I’m not sure where to even begin my review of Educated. It wrecked me. I was a whirlwind of emotion throughout this read, fully engrossed in Westover’s remarkable story. One of my friends, Kelley, who is a wonderful chemistry professor at Notre Dame University, brought this title to my attention when she sent me and a few of our book loving friends an email back in March with the following recommendation, “The memoir is powerful, maddening, eye-opening….I am still trying to process everything (just finished at last night).” I was convinced. How couldn’t my curiosity be piqued after that high praise? I’d waited patiently ever since for Educated to come available at my local library. Upon starting this eloquently weaved tale I found that it was quite impossible to put down. Within many of the chapters Westover seamlessly intertwines various stories during different stages of her upbringing, ultimately uniting them in an insightful, overarching reflection. While I grew up in an incredibly rural community, attending the local public school and graduating with a class of 29, Westover’s area hometown or her perhaps family’s isolation makes mine seem urban in comparison. Her journey alone is inspirational from an uneducated teen by conventional standards to eventually traveling the world and obtaining her PhD. She managed to detail in a truly unbiased prose the parallels I’ve also experienced leaving a rural town and coming back after graduate school and travel.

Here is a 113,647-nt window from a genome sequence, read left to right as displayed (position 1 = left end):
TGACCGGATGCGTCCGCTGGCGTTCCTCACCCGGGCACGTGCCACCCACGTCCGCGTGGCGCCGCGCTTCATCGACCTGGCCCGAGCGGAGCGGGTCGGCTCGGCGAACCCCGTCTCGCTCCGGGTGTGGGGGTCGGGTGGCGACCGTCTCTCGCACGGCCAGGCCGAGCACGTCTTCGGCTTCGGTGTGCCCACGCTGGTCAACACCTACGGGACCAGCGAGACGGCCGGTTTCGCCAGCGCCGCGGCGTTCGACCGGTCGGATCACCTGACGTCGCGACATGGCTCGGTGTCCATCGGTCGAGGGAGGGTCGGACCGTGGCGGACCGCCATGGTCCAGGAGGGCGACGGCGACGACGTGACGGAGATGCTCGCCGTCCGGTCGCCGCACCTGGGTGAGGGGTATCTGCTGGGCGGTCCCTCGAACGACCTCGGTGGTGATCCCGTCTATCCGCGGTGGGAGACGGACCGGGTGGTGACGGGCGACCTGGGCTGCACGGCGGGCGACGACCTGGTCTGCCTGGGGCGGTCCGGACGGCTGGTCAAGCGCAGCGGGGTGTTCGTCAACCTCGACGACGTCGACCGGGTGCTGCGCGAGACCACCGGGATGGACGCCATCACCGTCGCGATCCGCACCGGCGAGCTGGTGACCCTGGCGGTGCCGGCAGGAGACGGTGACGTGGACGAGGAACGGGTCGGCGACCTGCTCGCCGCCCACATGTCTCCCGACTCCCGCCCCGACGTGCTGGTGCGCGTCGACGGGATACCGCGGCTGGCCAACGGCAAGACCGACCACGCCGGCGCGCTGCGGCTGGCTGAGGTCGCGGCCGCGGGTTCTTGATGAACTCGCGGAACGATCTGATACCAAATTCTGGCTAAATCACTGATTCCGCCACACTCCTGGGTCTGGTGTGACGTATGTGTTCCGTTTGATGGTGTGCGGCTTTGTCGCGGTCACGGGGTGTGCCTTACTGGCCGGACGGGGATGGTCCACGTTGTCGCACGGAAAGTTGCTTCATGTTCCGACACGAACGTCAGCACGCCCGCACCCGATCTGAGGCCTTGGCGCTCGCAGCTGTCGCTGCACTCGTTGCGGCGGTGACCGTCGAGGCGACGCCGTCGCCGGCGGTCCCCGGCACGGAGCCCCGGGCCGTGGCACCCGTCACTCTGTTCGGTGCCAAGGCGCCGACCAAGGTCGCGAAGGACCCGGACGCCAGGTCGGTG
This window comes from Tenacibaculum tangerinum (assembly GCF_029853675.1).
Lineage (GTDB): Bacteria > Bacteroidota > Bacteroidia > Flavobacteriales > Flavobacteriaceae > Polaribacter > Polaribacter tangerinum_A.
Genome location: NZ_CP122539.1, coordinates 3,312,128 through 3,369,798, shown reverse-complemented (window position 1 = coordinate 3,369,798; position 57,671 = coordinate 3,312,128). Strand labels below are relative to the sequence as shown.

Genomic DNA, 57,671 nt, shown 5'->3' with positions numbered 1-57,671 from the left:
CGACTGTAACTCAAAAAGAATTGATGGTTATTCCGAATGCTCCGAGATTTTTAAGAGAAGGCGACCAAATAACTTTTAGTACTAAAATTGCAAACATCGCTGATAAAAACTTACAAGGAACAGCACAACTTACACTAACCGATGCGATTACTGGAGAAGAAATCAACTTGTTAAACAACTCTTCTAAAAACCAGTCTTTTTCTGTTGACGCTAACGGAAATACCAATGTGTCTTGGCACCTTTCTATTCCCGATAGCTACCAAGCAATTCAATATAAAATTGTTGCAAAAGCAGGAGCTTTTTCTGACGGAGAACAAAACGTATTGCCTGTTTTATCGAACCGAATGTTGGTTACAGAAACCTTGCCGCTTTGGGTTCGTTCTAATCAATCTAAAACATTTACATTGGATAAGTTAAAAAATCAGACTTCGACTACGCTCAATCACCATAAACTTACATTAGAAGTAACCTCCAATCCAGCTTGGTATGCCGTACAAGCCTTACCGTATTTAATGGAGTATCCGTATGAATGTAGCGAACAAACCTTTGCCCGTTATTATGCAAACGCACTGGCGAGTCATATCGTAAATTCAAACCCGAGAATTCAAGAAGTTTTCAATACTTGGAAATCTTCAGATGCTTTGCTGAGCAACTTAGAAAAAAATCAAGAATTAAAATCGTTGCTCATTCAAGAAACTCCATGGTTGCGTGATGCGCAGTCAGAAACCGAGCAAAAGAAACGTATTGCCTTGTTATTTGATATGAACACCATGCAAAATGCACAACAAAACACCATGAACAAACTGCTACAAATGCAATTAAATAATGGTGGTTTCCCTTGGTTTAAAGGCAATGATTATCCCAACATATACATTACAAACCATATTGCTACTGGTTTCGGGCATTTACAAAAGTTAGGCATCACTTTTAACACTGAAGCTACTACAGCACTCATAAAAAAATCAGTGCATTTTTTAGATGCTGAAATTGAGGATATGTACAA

Another noteworthy aspect of this work is that throughout Westover maintains a lack of bitterness, regardless of her family’s transgressions, which ultimately adds significant credibility to her story. Whenever an author allows bias to seep into their accounts, it immediately triggers a red flag for me and attaches some quantity of uncertainty to their story. Westover instead builds hope up over and over and over again in each one of her family’s private exchanges only to have the courage to share the subsequent heartbreak with her readers. During one particularly distressing argument, I was setting up my instrument for the day’s analysis and found myself with my head in my hands, devastated with the turn of events. As soon as I finish an audiobook, I typically cue the next one in line immediately. A surefire testament as to how Educated impacted me, was that I remained in silence the rest of the work day as I finished prepping my samples, mulling over in pull of family and how their actions impact us. Westover particularly illustrated pull that the comfort and duty family holds over us throughout life, but especially as we leave the roost. Having been exiled from her family, it would have been so easy for her to forsaken what was true to fall back into old familiar rhythms. Her boldness was remarkable, as she took the path filled with heartache in resistance to what would have been a known commodity. I fully expect Educated to continue to grow in acclaim, as each reader will pass on this intriguing work to friends and family. Overall, I find Kelley’s description of powerful, maddening and eye-opening most ideal and I couldn’t hope to capture a better depiction. Westover has displayed true bravery, not only in the actions within her life, but having the fortitude to lay out herself and her family out in such eloquent fashion to share with the whole world. In short, read this book before all of your friends and coworkers are talking about it!